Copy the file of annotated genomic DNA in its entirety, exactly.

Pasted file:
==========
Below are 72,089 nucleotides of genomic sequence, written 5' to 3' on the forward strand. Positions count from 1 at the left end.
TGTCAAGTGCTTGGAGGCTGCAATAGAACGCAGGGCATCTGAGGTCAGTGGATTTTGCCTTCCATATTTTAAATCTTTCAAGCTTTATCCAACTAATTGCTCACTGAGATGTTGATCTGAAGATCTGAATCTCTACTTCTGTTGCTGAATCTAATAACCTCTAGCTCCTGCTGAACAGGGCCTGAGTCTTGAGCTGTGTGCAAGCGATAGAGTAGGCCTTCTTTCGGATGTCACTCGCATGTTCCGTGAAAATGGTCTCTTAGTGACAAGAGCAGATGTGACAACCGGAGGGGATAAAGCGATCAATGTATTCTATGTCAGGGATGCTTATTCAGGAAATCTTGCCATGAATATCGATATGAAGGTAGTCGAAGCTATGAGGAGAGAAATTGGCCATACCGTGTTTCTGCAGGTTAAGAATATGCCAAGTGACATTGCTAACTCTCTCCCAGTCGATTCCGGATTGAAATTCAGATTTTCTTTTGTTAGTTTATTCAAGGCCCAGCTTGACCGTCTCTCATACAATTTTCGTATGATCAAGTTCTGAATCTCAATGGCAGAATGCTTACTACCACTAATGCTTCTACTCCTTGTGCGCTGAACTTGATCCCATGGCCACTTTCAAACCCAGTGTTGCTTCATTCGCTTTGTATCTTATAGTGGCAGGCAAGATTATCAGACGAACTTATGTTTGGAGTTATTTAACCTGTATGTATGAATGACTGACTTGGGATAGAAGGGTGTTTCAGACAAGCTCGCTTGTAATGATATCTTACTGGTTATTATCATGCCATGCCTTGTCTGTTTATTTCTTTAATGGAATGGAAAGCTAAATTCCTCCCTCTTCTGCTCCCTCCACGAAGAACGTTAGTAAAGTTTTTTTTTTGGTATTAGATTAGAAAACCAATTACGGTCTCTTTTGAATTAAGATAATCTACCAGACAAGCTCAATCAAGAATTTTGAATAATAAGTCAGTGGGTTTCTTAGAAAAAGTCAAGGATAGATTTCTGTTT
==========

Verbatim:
Below are 72,089 nucleotides of genomic sequence, written 5' to 3' on the forward strand. Positions count from 1 at the left end.
TGTCAAGTGCTTGGAGGCTGCAATAGAACGCAGGGCATCTGAGGTCAGTGGATTTTGCCTTCCATATTTTAAATCTTTCAAGCTTTATCCAACTAATTGCTCACTGAGATGTTGATCTGAAGATCTGAATCTCTACTTCTGTTGCTGAATCTAATAACCTCTAGCTCCTGCTGAACAGGGCCTGAGTCTTGAGCTGTGTGCAAGCGATAGAGTAGGCCTTCTTTCGGATGTCACTCGCATGTTCCGTGAAAATGGTCTCTTAGTGACAAGAGCAGATGTGACAACCGGAGGGGATAAAGCGATCAATGTATTCTATGTCAGGGATGCTTATTCAGGAAATCTTGCCATGAATATCGATATGAAGGTAGTCGAAGCTATGAGGAGAGAAATTGGCCATACCGTGTTTCTGCAGGTTAAGAATATGCCAAGTGACATTGCTAACTCTCTCCCAGTCGATTCCGGATTGAAATTCAGATTTTCTTTTGTTAGTTTATTCAAGGCCCAGCTTGACCGTCTCTCATACAATTTTCGTATGATCAAGTTCTGAATCTCAATGGCAGAATGCTTACTACCACTAATGCTTCTACTCCTTGTGCGCTGAACTTGATCCCATGGCCACTTTCAAACCCAGTGTTGCTTCATTCGCTTTGTATCTTATAGTGGCAGGCAAGATTATCAGACGAACTTATGTTTGGAGTTATTTAACCTGTATGTATGAATGACTGACTTGGGATAGAAGGGTGTTTCAGACAAGCTCGCTTGTAATGATATCTTACTGGTTATTATCATGCCATGCCTTGTCTGTTTATTTCTTTAATGGAATGGAAAGCTAAATTCCTCCCTCTTCTGCTCCCTCCACGAAGAACGTTAGTAAAGTTTTTTTTTTGGTATTAGATTAGAAAACCAATTACGGTCTCTTTTGAATTAAGATAATCTACCAGACAAGCTCAATCAAGAATTTTGAATAATAAGTCAGTGGGTTTCTTAGAAAAAGTCAAGGATAGATTTCTGTTT